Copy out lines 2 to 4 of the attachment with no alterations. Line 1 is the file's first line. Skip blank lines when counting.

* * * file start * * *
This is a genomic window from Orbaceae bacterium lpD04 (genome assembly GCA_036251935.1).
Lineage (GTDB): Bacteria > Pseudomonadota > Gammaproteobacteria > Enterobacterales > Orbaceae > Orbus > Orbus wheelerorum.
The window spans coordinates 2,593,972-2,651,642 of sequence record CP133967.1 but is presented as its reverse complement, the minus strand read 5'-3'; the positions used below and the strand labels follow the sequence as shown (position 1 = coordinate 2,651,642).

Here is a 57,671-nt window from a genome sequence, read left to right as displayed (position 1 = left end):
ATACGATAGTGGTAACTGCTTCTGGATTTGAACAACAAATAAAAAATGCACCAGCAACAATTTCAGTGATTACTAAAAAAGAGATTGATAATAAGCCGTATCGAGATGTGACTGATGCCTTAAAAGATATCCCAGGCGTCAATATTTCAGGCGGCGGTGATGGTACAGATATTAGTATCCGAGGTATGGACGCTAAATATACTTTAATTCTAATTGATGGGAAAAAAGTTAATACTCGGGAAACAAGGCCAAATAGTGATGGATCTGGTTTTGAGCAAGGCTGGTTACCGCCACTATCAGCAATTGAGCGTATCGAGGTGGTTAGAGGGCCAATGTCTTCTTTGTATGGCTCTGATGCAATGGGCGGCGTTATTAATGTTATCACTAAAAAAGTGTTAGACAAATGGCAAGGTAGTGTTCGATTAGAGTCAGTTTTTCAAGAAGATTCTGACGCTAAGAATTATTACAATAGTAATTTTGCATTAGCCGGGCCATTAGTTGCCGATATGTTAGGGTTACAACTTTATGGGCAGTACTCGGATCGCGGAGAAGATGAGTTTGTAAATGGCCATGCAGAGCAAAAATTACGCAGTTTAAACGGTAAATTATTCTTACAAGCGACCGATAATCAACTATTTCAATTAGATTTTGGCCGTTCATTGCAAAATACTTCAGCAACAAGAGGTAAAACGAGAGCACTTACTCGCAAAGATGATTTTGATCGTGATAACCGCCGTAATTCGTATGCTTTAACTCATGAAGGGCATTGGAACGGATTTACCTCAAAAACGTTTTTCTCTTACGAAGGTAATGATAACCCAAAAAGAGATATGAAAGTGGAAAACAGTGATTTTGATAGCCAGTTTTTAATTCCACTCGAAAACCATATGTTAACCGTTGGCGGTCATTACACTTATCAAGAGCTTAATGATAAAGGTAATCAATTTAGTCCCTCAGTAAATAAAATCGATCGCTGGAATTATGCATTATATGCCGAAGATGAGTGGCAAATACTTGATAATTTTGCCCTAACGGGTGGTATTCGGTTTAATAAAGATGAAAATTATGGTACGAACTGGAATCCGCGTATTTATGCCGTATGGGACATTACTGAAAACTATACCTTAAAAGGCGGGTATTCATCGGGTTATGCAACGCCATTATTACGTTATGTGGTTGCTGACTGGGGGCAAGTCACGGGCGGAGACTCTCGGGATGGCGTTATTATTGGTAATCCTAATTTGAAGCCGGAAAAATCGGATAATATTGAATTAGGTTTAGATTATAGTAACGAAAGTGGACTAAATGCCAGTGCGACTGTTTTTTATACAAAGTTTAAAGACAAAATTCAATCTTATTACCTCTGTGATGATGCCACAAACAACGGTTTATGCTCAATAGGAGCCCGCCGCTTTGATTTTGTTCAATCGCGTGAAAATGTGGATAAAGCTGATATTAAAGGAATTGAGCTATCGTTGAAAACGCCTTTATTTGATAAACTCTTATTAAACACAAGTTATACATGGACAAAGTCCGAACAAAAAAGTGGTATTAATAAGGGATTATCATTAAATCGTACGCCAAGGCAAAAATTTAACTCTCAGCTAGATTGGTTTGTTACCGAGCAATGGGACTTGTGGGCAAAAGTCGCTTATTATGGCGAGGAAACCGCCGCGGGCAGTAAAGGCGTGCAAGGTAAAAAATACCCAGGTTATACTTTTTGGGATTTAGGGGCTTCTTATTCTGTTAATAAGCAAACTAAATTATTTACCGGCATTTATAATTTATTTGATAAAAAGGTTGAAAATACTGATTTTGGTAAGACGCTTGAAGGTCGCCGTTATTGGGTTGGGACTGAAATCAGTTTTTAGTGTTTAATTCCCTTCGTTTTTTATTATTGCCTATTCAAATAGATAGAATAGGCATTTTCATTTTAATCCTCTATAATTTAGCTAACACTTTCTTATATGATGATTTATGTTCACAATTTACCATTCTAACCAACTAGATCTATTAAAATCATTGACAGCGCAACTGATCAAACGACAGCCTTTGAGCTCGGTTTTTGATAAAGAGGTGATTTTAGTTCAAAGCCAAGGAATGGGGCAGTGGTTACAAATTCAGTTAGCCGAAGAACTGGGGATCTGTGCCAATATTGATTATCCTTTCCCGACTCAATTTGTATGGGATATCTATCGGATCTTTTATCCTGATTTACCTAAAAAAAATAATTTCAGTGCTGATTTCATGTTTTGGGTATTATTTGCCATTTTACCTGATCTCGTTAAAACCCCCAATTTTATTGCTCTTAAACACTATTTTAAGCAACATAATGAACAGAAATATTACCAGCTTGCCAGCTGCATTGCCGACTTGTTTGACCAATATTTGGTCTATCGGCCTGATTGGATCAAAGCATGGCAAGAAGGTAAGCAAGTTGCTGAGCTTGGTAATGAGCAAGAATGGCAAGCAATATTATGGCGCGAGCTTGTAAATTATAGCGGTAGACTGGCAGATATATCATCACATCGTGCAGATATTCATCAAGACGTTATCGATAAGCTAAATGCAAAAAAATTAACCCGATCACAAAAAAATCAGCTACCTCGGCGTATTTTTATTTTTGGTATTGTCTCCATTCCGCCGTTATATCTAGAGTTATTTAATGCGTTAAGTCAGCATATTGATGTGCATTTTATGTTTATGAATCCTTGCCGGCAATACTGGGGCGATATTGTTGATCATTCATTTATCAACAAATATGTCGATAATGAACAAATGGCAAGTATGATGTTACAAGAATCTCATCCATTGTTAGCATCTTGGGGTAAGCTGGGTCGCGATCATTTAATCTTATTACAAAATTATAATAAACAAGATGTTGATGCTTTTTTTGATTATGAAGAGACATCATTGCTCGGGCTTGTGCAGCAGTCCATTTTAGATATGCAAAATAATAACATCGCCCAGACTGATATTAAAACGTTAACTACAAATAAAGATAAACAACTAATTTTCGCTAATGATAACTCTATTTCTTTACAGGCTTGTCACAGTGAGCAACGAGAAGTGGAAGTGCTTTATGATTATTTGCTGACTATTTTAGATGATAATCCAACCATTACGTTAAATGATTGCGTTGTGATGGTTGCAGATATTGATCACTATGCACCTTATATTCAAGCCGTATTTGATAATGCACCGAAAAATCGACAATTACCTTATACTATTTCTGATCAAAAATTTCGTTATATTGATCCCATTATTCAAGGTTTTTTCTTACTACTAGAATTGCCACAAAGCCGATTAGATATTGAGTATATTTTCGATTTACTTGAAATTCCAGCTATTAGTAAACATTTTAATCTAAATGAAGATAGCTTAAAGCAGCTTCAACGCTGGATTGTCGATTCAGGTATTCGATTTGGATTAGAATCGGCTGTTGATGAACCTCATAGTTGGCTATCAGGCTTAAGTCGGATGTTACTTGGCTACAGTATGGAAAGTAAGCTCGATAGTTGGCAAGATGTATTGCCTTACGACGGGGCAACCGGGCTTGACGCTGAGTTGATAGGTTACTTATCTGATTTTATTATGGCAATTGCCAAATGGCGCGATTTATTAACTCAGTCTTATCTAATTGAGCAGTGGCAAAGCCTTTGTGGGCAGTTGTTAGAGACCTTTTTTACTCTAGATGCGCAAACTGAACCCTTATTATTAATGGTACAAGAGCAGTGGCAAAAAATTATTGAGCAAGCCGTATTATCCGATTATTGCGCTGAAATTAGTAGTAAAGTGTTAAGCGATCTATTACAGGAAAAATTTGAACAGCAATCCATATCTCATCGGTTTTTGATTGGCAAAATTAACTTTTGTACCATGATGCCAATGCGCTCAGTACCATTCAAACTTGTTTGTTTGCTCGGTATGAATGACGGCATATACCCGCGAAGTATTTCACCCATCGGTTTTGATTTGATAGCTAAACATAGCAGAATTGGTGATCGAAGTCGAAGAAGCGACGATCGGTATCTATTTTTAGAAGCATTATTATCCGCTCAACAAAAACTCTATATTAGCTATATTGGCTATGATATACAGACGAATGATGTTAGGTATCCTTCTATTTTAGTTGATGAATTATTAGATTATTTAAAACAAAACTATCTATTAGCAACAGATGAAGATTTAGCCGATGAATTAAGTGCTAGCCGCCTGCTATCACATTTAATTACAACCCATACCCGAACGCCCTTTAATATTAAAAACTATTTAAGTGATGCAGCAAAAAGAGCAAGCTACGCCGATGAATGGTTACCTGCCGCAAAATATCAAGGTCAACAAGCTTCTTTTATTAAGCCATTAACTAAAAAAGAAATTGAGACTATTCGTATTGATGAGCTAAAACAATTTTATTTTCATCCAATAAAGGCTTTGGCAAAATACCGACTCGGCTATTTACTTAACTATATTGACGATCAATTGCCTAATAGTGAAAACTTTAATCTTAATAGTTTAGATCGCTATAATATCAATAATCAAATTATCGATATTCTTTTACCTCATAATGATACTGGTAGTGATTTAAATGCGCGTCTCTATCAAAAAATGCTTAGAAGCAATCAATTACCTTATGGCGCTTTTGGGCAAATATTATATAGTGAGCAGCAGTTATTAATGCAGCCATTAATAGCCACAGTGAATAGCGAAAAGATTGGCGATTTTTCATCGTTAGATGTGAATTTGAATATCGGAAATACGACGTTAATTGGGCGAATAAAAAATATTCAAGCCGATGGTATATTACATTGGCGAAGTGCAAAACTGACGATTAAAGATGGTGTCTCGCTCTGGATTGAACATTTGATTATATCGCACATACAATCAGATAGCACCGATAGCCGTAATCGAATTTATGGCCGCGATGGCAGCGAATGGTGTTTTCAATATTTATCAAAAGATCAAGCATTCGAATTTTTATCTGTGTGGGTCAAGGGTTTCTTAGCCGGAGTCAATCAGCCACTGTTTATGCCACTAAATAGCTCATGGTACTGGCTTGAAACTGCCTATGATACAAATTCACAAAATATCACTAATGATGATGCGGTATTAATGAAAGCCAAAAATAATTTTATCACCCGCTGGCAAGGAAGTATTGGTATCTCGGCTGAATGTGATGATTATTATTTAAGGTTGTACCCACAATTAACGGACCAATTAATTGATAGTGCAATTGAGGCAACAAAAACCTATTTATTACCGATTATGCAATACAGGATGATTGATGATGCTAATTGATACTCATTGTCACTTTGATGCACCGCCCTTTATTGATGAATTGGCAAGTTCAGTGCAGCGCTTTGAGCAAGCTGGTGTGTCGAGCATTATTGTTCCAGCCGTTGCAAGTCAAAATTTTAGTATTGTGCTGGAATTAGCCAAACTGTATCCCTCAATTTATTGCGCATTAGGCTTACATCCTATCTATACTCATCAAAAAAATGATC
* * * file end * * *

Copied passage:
Lineage (GTDB): Bacteria > Pseudomonadota > Gammaproteobacteria > Enterobacterales > Orbaceae > Orbus > Orbus wheelerorum.
The window spans coordinates 2,593,972-2,651,642 of sequence record CP133967.1 but is presented as its reverse complement, the minus strand read 5'-3'; the positions used below and the strand labels follow the sequence as shown (position 1 = coordinate 2,651,642).

Here is a 57,671-nt window from a genome sequence, read left to right as displayed (position 1 = left end):